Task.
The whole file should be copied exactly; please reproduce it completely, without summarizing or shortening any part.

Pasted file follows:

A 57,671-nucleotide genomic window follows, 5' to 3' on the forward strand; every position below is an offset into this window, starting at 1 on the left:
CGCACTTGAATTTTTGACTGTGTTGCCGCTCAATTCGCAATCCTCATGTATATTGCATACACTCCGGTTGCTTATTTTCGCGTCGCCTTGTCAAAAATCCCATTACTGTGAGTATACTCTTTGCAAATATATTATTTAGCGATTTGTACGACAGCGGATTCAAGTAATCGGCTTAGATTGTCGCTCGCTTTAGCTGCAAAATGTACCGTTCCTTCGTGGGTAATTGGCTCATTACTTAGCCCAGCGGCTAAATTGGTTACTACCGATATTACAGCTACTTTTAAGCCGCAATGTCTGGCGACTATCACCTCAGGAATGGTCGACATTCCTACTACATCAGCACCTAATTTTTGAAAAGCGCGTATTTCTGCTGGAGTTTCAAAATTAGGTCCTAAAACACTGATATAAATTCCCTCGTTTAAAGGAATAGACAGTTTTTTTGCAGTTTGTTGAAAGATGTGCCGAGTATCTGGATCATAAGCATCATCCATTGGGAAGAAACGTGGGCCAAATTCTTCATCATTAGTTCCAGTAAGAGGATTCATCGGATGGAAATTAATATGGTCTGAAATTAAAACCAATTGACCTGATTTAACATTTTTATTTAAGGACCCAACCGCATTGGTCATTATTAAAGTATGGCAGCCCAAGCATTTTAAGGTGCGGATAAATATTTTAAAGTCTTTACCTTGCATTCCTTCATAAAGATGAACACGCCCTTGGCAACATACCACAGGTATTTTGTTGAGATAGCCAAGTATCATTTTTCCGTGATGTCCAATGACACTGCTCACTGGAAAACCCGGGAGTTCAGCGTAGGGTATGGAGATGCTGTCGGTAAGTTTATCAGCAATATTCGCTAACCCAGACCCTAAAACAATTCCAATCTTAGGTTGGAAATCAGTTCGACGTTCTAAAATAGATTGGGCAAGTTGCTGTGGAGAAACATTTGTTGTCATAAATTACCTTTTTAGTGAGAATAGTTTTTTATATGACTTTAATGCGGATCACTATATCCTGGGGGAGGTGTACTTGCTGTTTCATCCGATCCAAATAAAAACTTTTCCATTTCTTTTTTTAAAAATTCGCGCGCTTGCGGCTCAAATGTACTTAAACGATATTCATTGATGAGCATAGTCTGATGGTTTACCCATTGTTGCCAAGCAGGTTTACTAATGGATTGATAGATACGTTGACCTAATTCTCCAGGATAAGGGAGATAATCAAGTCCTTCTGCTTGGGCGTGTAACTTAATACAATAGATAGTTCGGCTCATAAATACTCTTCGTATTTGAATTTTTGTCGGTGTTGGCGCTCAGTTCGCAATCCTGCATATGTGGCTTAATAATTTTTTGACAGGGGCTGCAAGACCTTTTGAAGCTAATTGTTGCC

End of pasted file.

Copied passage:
A 57,671-nucleotide genomic window follows, 5' to 3' on the forward strand; every position below is an offset into this window, starting at 1 on the left:
CGCACTTGAATTTTTGACTGTGTTGCCGCTCAATTCGCAATCCTCATGTATATTGCATACACTCCGGTTGCTTATTTTCGCGTCGCCTTGTCAAAAATCCCATTACTGTGAGTATACTCTTTGCAAATATATTATTTAGCGATTTGTACGACAGCGGATTCAAGTAATCGGCTTAGATTGTCGCTCGCTTTAGCTGCAAAATGTACCGTTCCTTCGTGGGTAATTGGCTCATTACTTAGCCCAGCGGCTAAATTGGTTACTACCGATATTACAGCTACTTTTAAGCCGCAATGTCTGGCGACTATCACCTCAGGAATGGTCGACATTCCTACTACATCAGCACCTAATTTTTGAAAAGCGCGTATTTCTGCTGGAGTTTCAAAATTAGGTCCTAAAACACTGATATAAATTCCCTCGTTTAAAGGAATAGACAGTTTTTTTGCAGTTTGTTGAAAGATGTGCCGAGTATCTGGATCATAAGCATCATCCATTGGGAAGAAACGTGGGCCAAATTCTTCATCATTAGTTCCAGTAAGAGGATTCATCGGATGGAAATTAATATGGTCTGAAATTAAAACCAATTGACCTGATTTAACATTTTTATTTAAGGACCCAACCGCATTGGTCATTATTAAAGTATGGCAGCCCAAGCATTTTAAGGTGCGGATAAATATTTTAAAGTCTTTACCTTGCATTCCTTCATAAAGATGAACACGCCCTTGGCAACATACCACAGGTATTTTGTTGAGATAGCCAAGTATCATTTTTCCGTGATGTCCAATGACACTGCTCACTGGAAAACCCGGGAGTTCAGCGTAGGGTATGGAGATGCTGTCGGTAAGTTTATCAGCAATATTCGCTAACCCAGACCCTAAAACAATTCCAATCTTAGGTTGGAAATCAGTTCGACGTTCTAAAATAGATTGGGCAAGTTGCTGTGGAGAAACATTTGTTGTCATAAATTACCTTTTTAGTGAGAATAGTTTTTTATATGACTTTAATGCGGATCACTATATCCTGGGGGAGGTGTACTTGCTGTTTCATCCGATCCAAATAAAAACTTTTCCATTTCTTTTTTTAAAAATTCGCGCGCTTGCGGCTCAAATGTACTTAAACGATATTCATTGATGAGCATAGTCTGATGGTTTACCCATTGTTGCCAAGCAGGTTTACTAATGGATTGATAGATACGTTGACCTAATTCTCCAGGATAAGGGAGATAATCAAGTCCTTCTGCTTGGGCGTGTAACTTAATACAATAGATAGTTCGGCTCATAAATACTCTTCGTATTTGAATTTTTGTCGGTGTTGGCGCTCAGTTCGCAATCCTGCATATGTGGCTTAATAATTTTTTGACAGGGGCTGCAAGACCTTTTGAAGCTAATTGTTGCC